Then I spent two hours at the Oklahoma City National Memorial and Museum, and all the sarcasm just evaporated.
From a spectator standpoint, the museum is one of the best in which I've been. It was a very humbling experience too. I was 13 when the bombing happened, yet I don't remember it happening. I knew it did, of course; I remember talking about it, I knew who Timothy McVeigh was. But it wasn't a moment for me like 9/11 or Columbine.
Then I heard the recording of a meeting happening in a nearby building that recorded the moment the bomb went off. I watched news footage from a chopper 15 minutes after the blast. I saw the rubble.
That Big Bird toy just hurts. Kids died -- 19, to be exact. As terrifying as traumatic events are for adults, as least we have enough life experience to make a little sense of it. Kids just hear noise, see blinding lights, feel the fire. They don't know what's happening. They're hurt and afraid -- 20 years ago in Oklahoma City, today in Nepal, every day in many parts of the world.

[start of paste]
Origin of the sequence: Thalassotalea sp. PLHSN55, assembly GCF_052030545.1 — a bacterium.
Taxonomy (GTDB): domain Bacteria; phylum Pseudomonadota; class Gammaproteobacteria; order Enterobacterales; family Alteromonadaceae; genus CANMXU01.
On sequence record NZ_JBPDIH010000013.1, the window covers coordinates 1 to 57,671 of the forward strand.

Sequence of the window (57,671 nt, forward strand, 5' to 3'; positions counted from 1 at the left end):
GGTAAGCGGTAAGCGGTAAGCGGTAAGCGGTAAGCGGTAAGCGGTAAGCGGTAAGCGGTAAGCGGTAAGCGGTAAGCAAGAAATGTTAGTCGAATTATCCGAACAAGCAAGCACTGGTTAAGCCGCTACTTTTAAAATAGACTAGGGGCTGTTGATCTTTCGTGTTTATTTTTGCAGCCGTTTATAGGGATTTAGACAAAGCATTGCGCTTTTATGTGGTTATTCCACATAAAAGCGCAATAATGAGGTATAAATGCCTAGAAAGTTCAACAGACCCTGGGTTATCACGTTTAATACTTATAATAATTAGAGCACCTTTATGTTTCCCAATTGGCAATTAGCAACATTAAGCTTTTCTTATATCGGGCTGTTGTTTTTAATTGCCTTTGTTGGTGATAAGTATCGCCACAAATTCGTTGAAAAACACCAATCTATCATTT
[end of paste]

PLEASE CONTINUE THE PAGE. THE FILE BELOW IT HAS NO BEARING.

The museum was full of stories of quiet heroism: workers from the Murrah Building carrying injured colleagues out; people donating blood, food, blankets, even booties for the rescue dogs; private vehicles lining up to act as ambulances. Oklahoma came together. The country came together.
I truly hope I never find out how I'd respond to such a situation.
Tomorrow I'll be back there -- the finish line of the Oklahoma City National Memorial Marathon is in the shadow of this monument.